If you find yourself growing hungry while riding along the scenic roads of Arkansas’ Highway 21 and service isn’t necessarily an issue, then the Burger Barn is definitely worth a stop. It’s a popular place among motorcyclists, although most go for the experience. The rustic canary yellow hut (barn) is set in a wooded area just off Highway 21 and there is plenty of bike parking available—pretty much wherever you decide to stop your bike. You can’t miss the sign out front which boasts “3-napkin burgers.” And, it is strictly outside dining only, but there is a covered area with a picnic table where you can sit and enjoy your meal. A few of us even put the 3-napkin theory to the test, and it passed with flying colors. This is exactly what you might expect from a typical burger joint—the burgers are big and made to order and the food is pretty decent overall. Our first experience there was straight out of a Seinfeld episode, and we weren’t sure at first, whether or not the Burger Barn resembled that of a motorcycle-friendly eatery, or if the owner who also doubled as cook, cashier and order-taker was more of a burger-flipping bully! In the end, we were pleasantly surprised, but we recommend you stick with the basics. We’re not sure what the hours are, so you may want to call in advance, unless you’re already riding through the area and get lucky.
ISSUE 4 > 2009
Straight Talk with Leandro Mercado 2009 AMA Pro SuperSport National Champion Words and photos: Paul Bryant
2009 marked the Kawasaki debut of Argentine road racer and rising AMA SuperSport star Leandro Mercado. At just seventeen years of age, Leandro is one of the newest additions to the AMA paddock. In his first year competing in the class, Mercado clinched the AMA Pro SuperSport national championship at Daytona International Speedway, proving his mettle as a rider with skill and race-craft far beyond his years. Mercado qualified second and led the first few laps, then pulled-off a bold pass in the final corner to claim both the race win and the national SuperSport title. Hailing from the city of Jesús María in Argentina’s Córdoba province, Leandro started racing mini-moto flat track at the age of seven. In Argentina’s competitive 50cc flat track class, he won regional championships in 2004 and 2005 before winning the national title in 2006. In 2007, Leandro raced 250 Supermoto and 600 SuperSport, collecting numerous podium finishes in both classes. In 2008, after relocating to Lodi, California, Leandro raced a 125cc twostroke in the AMA Rookies Cup series, scoring two wins and six podium finishes in ten races – not bad for a 16-year-old! Leandro joined the Monster Energy® Attack Kawasaki team to contest the AMA Supersport eastern division championship aboard a Ninja® ZX™-6R while also taking part in selected Daytona Sportbike races along the way. En route to winning the AMA Pro SuperSport national championship in his first year, Leandro won three SuperSport races and logged a top-ten finish in Daytona SportBike. We caught up with Leandro at Infineon Raceway, during the Kawasaki AMA Superbike Showdown to learn more about this talented young racer.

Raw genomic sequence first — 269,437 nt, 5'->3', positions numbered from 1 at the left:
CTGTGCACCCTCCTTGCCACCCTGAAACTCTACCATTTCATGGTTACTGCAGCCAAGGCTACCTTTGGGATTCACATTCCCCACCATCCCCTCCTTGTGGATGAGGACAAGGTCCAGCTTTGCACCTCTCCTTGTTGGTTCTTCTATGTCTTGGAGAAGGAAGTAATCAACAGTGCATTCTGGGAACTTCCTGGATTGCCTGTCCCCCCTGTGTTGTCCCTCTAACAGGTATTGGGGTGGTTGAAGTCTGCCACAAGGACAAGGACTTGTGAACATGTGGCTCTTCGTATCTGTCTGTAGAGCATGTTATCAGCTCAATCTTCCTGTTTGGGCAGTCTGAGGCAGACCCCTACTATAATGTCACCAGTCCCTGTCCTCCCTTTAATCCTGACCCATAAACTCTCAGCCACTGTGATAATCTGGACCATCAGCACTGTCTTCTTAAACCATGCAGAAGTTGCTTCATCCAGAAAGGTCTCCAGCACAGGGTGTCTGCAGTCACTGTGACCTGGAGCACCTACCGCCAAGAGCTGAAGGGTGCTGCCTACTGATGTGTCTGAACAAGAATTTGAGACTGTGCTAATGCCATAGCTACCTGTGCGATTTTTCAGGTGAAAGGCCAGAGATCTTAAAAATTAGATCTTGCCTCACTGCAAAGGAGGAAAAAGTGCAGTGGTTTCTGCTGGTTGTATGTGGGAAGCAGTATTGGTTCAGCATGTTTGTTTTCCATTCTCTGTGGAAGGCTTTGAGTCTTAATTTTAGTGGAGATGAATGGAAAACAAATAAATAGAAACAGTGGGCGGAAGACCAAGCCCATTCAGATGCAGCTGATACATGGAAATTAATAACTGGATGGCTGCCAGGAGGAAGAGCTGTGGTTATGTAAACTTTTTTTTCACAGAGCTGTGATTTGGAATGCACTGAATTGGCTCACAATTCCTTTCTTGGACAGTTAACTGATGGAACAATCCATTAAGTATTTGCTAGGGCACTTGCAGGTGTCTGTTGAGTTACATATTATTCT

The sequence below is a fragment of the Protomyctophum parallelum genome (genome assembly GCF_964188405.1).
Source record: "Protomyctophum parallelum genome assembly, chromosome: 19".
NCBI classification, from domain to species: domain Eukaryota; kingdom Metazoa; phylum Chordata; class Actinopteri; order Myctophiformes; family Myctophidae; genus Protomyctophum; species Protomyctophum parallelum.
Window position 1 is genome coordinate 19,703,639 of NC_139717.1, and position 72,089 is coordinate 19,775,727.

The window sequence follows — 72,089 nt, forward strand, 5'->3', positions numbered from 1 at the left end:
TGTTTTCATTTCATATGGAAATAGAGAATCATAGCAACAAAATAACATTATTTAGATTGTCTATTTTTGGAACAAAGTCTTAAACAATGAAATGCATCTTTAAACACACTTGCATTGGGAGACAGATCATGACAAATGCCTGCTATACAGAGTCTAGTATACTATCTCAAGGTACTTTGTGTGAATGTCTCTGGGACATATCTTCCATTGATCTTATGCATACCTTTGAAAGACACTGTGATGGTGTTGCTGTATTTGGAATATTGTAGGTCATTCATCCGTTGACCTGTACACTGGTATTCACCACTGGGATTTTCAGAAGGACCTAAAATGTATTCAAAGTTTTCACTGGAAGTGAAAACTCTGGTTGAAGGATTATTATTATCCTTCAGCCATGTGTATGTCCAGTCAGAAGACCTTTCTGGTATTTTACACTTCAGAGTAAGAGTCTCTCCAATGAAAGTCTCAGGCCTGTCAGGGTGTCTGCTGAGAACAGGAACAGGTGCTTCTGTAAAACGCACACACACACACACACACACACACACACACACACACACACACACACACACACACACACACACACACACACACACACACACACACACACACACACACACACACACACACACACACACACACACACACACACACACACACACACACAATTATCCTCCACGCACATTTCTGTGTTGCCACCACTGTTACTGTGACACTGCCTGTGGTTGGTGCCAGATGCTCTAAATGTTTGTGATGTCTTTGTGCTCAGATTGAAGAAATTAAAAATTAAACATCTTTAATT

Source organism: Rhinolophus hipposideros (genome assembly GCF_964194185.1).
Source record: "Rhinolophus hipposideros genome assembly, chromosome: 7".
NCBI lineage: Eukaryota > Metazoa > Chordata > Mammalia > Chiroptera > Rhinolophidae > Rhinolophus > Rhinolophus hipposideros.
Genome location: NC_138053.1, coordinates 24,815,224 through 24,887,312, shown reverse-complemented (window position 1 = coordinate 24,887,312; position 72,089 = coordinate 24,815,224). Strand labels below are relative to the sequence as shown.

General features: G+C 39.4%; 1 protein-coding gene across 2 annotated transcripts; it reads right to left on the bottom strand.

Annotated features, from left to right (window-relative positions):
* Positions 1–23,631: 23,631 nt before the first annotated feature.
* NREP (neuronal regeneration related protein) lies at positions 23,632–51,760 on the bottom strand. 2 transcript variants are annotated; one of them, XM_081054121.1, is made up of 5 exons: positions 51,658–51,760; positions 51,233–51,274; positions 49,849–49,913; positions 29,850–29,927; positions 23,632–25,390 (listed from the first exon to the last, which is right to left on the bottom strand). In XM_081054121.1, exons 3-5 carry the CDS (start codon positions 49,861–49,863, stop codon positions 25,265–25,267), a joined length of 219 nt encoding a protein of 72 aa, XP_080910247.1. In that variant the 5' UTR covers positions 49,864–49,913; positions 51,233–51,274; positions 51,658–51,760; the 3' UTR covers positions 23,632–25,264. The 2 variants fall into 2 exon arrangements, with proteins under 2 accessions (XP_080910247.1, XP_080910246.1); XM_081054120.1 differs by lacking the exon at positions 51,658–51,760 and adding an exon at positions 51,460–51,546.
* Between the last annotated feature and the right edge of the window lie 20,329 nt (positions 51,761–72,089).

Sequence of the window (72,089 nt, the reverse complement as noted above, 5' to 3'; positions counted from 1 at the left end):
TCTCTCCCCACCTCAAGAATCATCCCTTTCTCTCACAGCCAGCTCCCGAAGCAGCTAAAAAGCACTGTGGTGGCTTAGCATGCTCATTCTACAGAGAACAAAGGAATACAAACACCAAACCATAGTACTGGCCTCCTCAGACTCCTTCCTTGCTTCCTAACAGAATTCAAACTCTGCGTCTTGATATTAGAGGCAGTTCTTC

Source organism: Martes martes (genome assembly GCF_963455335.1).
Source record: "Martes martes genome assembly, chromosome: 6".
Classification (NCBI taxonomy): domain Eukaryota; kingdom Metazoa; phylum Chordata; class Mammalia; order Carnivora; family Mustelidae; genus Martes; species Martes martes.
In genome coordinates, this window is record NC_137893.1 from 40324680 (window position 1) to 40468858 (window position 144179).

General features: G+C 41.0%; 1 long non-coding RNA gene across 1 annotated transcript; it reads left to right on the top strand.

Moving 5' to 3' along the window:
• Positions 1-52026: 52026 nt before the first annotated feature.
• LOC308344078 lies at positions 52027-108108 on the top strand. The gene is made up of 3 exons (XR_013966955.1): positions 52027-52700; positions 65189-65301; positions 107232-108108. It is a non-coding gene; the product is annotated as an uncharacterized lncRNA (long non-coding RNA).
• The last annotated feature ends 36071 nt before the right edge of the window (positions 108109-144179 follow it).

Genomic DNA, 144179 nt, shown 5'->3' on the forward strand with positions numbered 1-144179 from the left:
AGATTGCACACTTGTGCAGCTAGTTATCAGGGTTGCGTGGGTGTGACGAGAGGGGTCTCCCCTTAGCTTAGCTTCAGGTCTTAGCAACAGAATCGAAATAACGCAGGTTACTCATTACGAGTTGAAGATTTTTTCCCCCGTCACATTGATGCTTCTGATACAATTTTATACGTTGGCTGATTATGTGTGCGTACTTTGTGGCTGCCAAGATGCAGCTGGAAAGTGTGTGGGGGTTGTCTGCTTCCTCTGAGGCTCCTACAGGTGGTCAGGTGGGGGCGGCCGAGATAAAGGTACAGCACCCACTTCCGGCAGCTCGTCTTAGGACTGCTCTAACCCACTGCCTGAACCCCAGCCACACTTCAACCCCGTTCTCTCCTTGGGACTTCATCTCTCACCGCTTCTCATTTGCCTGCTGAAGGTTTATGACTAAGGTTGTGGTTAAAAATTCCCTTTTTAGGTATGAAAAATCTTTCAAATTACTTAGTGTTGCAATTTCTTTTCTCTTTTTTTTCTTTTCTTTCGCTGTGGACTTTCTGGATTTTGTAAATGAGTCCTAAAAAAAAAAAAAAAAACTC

Q&A with Team Green’s Rising Star Paul Bryant: Hi, Leandro. Nice to meet you. Are you enjoying being on the Monster Energy® Attack Kawasaki squad? Leandro Mercado: My teammates are awesome – Jamie and Roger – I’m very happy, and I’m learning a lot from them. PB: Congratulations on your first Supersport win at Road Atlanta – that was kind of crazy! Mercado: Thank you. Yes, that was a crazy weekend. I crashed twice – once Saturday in qualifying and then again in the race. In the Supersport race it started to rain, I lost the front, and we had a restart. My team was able to make some repairs, we had a very good race, and I was able to win. PB: There’s nothing quite like crashing and then winning the race! Mercado: Yeah, that’s true! (laughing) PB: It seems like the ZX-6R is really working well for you. In the practice sessions you were two seconds faster than the rest of the field, and then you scored pole position – congratulations. Mercado: Thanks. Yeah, yesterday two seconds, today pole position. I really like the bike, and it’s working well for me.